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ycf1-ndhF genes, the most promising plastid genomic barcode, sheds light on phylogeny at low taxonomic levels in Prunus persica



Chloroplast genome sequencing is becoming a valuable process for developing several DNA barcodes. At present, plastid DNA barcode for systematics and evolution in flowering plant rely heavily on the use of non-coding genes. The present study was performed to verify the novelty and suitability of the two hotspot barcode plastid coding gene ycf1 and ndhF, to estimate the rate of molecular evolution in the Prunus genus at low taxonomic levels.


Here, 25 chloroplast genomes of Prunus genus were selected for sequences annotation to search for the highly variable coding DNA barcode regions. Among them, 5 genera were of our own data, including the ornamental, cultivated, and wild haplotype, while 20 genera have been downloaded from the GenBank database. The results indicated that the two hotspot plastid gene ycf1 and ndhF were the most variable regions within the coding genes in Prunus with an average of 3268 to 3416 bp in length, which have been predicted to have the highest nucleotide diversity, with the overall transition/transversion bias (R = 1.06). The ycf1-ndhF structural domains showed a positive trend evident in structure variation among the 25 specimens tested, due to the variant overlaps gene annotation and insertion or deletion with a broad trend of the full form of IGS sequence. As a result, the principal component analysis (PCA) and the ML tree data drew an accurate monophyletic annotations cluster in Prunus species, offering unambiguous identification without overlapping groups between peach, almond, and cherry.


To this end, we put forward the domain of the two-locus ycf1-ndhF genes as the most promising coding plastid DNA barcode in P. persica at low taxonomic levels. We believe that the discovering of further variable loci with high evolutionary rates is extremely useful and potential uses as a DNA barcode in P. persica for further phylogeny study and species identification.


Peach [Prunus persica (L.) Batsch], a member of the Rosaceae family, is one of the most genetically important fruit trees in temperate regions [1]. It belongs to five wild relatives which are generally accepted: Prunus mira, Prunus davidiana Franch, Prunus davidiana var. potaninii Rehd., Prunus kansuensis Rehd., and Prunus ferganensis Kost. and Riab [2]. These wild relatives have attracted attention because they allow a natural diversity panel that offered an opportunity to introduce the traits of interest from native species into the peach texture. Owing to the high similarity and monophyletic clades concept within P. persica may cause a lot of complications in the classification of the species. Therefore, with the recent progress toward the whole genome sequence of peach [3] along with the assembly of Chloroplast DNA (cpDNA) genome data of P. persica cv. Lovell [4], provided a new era for the development of comparative cpDNA genome studies and the discovery of DNA barcode genes in peach. Fortunately, the decreasing cost of high-throughput sequencing of the cp genome offers opportunities to gain more cp genome sequences and discover useful particular DNA barcode of coding and non-coding plastid genes in Prunus species [5].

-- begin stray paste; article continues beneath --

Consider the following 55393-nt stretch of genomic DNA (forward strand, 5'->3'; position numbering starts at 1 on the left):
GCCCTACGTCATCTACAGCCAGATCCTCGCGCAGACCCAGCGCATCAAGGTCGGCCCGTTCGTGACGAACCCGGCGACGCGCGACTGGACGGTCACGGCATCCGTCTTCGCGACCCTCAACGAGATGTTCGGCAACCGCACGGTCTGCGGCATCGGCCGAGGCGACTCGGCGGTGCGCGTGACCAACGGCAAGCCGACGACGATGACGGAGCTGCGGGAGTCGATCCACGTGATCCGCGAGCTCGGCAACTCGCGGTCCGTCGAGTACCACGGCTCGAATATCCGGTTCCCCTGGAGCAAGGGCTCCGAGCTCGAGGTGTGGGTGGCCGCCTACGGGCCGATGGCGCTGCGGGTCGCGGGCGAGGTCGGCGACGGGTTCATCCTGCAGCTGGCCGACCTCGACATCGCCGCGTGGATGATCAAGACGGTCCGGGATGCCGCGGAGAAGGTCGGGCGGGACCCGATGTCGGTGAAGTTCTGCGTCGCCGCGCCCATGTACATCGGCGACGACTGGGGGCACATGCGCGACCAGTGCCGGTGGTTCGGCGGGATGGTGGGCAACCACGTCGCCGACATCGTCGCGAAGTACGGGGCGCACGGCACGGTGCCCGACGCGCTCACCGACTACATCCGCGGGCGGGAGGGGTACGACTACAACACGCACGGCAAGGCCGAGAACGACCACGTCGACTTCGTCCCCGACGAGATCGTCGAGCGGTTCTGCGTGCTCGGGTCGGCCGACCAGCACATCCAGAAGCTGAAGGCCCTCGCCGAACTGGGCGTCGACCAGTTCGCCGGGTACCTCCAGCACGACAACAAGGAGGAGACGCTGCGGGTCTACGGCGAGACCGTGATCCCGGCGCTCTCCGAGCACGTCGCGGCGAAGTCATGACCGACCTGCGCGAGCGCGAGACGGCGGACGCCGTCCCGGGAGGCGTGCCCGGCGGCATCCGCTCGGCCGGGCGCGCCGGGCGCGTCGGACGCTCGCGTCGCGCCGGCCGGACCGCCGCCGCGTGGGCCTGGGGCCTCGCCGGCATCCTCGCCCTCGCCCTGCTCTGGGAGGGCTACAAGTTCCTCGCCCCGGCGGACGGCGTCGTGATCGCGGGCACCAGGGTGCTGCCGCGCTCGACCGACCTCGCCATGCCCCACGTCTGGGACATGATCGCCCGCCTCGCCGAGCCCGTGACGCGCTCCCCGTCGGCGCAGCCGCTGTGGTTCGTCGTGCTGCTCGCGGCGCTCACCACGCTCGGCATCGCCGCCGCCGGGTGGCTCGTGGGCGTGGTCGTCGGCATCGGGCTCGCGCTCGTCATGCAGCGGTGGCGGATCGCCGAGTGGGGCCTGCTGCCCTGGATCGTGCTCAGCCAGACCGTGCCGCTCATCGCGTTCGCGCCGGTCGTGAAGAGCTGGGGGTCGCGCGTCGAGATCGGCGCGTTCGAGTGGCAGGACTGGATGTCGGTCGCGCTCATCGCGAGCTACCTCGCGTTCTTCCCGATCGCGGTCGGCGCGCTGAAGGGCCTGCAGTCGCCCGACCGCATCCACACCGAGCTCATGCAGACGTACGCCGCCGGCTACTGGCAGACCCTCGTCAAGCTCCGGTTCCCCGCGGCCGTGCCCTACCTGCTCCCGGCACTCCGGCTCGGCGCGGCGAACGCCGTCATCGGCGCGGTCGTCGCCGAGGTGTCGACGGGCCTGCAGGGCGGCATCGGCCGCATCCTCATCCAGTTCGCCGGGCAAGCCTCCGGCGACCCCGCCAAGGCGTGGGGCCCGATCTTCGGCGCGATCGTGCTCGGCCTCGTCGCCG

It is well known that the chloroplasts are the photosynthetic organelles in plant cells, provide energy to green plants and plays an important role in sustaining life [6]. The chloroplast genome is the third-largest genome after the nuclear genome and mitochondria, which encodes many key proteins that are involved in photosynthesis and other metabolic processes [7]. The chloroplast genomes have different features, e.g., maternal inheritance in most angiosperms, and high conservation in genome structure and gene contents [8]. The cpDNA genome is extremely conserved with a self-replicating circular molecule and has a typical quadripartite structure, in which two inverted repeats (IRs) are separated by a large single-copy region (LSC) and a small single-copy region (SSC) [9]. Most of the cpDNA contains approximately 110–133 genes, including protein-coding genes (CDS), ribosomal RNA genes, and transfer RNA genes. The non-coding and coding regions of the chloroplast genome had a diverse signature at both high and low taxonomic levels, making them appropriate for systematic and evolution studies [10]. Albeit, the non-coding region has less functional constraint than the coding region, it offers superior levels of evolutionary rate for phylogenetic and barcoding studies at the subspecies level, while the coding region is highly conserved and suitable only for higher taxonomic levels [11].